The Vietnam Veterans of America National Chapter of the Year - 1999 & 2007
Newsletter of the Year 2007, 09, 11 & 15
- ATTENTION -
Michigan House Bill 5169 proposition would take away the property tax exemption from qualifying veterans and instead give them a $1200.00 State of Michigan tax credit
Please pass on to your Members, who are VA 100% Disabled "and" have applied for the "Real Estate Tax Exemption" from their City or Township.
Everyone should be writing or calling their State Representative and State Senator and tell them to "not" vote for this Bill 5169.
Michigan House Bill 5169 proposition would take away the property tax exemption from qualifying veterans and instead give them a $1200.00 State of Michigan tax credit.
Click here to find your Representative.
President’s May Message - David Draper
I would like to take a moment to thank all those who took a chance and voted for me for President (not that there were many others raising their hand). I also want to thank my predecessor, Dave (Doc) Martinez, for his fine job as President during the last year, especially with the health issues he has had to contend with. Also, thanks go out to the rest of the officers and board members for their commitment and time both in the past and the upcoming term. It is my hope that we can bring together new volunteers to help continue our missions and projects so we can stop relying on the same people over and over again.
I joined the Air Force about a year after I graduated from high school. The year I graduated we moved from West Branch to Unadilla. The Vietnam war was heating up at the time and my father said I should enlist in the service of my choice before I was drafted. Well, it turned out that was good advice. Two weeks after I signed papers to enlist I received a “greetings and salutations” letter from the Army.
I left from Detroit to go to basic training in Lackland AFB, Texas. From there I was sent to Forbes AFB, Kansas for Loadmaster training on C-130 aircraft. After that I was given orders for permanent base assignment at Naha Air Base, Okinawa (Ryukyu Islands). My tour was divided between missions in Vietnam and Thailand, typically two weeks at a time in both. While in Vietnam we were stationed at Cam Rahn Bay. Our missions included airdropping supplies and personnel and moving supplies and “friendlies” from one hot spot to another. Many of the air strips we landed on were just dirt clearings or PSP (pierced steel plank). One of my more tense experiences was landing on a PSP runway and blowing a tire. We came to rest slightly off the metal runway which bogged our tires down in the sand and made it impossible to change that tire with the equipment at hand. The proper jacks had to be flown in from another base. We had to sit on the aircraft until repairs were complete. Unfortunately, the base we flew into was ours by day but the VC’s by night. It took until late night to replace the tire. As we were preparing to get under, way the security personnel thought it would be funny to fire off a couple rounds near the aircraft, near where I was standing at the rear. Needless to say, I did not think it was as funny as they did.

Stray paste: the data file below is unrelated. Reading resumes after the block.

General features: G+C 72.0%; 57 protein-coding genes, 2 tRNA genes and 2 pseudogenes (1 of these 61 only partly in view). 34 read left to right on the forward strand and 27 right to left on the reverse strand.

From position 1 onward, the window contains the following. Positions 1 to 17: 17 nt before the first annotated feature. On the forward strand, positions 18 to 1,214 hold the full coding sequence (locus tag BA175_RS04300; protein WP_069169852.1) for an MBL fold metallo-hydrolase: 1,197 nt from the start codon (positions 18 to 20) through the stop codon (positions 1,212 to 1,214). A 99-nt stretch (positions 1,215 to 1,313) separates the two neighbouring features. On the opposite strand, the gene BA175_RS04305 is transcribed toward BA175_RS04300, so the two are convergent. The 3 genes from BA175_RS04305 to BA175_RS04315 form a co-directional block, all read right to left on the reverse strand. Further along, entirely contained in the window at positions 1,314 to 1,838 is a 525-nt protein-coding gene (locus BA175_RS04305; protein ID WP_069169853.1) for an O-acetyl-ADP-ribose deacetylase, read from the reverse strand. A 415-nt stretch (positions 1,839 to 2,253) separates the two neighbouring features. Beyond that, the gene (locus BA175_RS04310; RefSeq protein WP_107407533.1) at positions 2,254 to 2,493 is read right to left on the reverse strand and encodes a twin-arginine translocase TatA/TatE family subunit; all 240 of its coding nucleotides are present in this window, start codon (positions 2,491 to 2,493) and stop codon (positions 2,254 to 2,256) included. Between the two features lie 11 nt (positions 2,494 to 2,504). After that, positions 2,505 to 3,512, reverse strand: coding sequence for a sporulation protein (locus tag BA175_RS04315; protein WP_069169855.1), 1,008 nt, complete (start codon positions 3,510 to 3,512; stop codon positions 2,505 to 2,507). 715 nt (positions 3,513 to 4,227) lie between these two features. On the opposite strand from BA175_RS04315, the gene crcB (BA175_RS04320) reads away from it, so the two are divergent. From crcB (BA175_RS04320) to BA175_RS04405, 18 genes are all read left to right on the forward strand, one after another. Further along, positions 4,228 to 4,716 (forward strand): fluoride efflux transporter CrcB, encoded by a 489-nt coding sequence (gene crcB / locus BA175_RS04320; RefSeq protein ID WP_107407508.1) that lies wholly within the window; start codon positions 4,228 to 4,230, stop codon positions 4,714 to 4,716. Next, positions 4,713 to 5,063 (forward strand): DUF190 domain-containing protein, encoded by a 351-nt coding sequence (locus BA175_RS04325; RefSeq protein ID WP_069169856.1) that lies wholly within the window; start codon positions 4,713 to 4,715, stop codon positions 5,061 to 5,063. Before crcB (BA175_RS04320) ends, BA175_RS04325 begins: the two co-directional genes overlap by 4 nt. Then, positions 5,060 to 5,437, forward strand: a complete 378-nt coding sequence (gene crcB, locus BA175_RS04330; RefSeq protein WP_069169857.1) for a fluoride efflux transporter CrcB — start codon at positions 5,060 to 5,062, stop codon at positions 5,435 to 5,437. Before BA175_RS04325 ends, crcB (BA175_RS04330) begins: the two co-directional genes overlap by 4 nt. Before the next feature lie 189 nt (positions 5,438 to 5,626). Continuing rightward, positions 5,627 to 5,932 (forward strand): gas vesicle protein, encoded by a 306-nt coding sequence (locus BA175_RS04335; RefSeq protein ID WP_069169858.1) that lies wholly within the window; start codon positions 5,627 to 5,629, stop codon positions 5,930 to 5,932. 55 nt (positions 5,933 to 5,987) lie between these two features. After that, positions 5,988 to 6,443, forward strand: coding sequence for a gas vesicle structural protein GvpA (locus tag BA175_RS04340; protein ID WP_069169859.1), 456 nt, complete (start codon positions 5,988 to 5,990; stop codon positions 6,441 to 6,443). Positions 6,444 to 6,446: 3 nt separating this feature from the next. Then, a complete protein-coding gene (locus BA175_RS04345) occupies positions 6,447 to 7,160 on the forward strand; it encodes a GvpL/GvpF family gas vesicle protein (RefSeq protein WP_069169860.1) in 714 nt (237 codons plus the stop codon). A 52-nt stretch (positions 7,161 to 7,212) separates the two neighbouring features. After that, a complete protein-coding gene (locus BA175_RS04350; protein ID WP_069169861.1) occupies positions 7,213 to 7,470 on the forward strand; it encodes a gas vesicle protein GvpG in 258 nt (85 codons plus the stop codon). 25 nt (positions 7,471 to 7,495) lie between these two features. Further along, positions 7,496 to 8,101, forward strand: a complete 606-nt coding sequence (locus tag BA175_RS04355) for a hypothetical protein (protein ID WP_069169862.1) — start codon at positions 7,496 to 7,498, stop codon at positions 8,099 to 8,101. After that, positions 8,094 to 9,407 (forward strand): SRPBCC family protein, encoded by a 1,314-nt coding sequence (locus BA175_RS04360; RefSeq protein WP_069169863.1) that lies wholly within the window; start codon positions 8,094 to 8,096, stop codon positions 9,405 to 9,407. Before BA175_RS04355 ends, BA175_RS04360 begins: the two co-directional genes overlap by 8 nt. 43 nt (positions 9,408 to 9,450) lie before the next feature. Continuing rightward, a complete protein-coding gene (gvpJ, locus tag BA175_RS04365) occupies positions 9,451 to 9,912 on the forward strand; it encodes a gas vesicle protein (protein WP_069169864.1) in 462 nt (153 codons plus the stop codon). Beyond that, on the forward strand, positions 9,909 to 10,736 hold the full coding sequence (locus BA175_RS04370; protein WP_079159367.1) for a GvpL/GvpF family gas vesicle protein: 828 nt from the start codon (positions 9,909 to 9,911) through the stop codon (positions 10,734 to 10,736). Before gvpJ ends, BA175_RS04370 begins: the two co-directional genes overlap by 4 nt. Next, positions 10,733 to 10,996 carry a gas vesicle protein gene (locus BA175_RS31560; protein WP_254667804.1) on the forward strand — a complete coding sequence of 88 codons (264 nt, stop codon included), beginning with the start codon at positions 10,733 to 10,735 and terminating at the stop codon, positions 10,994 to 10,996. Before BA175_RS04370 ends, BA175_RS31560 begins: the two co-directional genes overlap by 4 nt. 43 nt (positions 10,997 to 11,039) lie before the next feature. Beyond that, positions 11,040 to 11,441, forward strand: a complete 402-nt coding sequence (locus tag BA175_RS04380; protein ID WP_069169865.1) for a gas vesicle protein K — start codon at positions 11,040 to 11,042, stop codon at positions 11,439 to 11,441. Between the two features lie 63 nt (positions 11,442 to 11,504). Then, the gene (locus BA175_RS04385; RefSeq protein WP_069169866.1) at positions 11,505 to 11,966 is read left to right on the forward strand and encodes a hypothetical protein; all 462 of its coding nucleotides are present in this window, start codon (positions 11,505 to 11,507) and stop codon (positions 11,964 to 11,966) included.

The missions we flew from Ubon, Thailand were all night missions. This made it great for sightseeing around the Bangkok area during the day. I enjoyed this tour as it was a beautiful country where the people liked Americans. Our night missions were designated with the name Blindbat. We pushed out flare canisters through a special fitting stuck between the two tail doors. These flares descended by small parachutes to light up the sky to either give light to pinned down troops or illuminate suspected enemy activity below. Two F-4C Phantoms were assigned to each C-130 on each mission. When suspected enemy activity was detected on the ground, the F-4s would fly down and strafe the area; and, if they made visual confirmation of suspicious activity, they would come back around to bomb the area.
The only hostile activity I was involved with was when we were returning to base flying low and were shot at with a suspected missile. It came close enough to rock the wings. Many C-130s came back with only two out of four engines working and shot up pretty bad. A few didn’t make it back at all. A few Loadmasters and Crew Chiefs lost their lives while returning the fold down jump seats to their stored position. “Friendlies” that they had just finished transporting had rigged grenades to the bottom of the seats so when they put them up it pulled the pin. To all you who were directly involved in the action, you have my complete respect. I can only slightly imagine the horrors and pain you endured. My only hope is that my bird was one that lit up your night and kept a bad situation from becoming much worse. Together We Served.
SSgt Dave Draper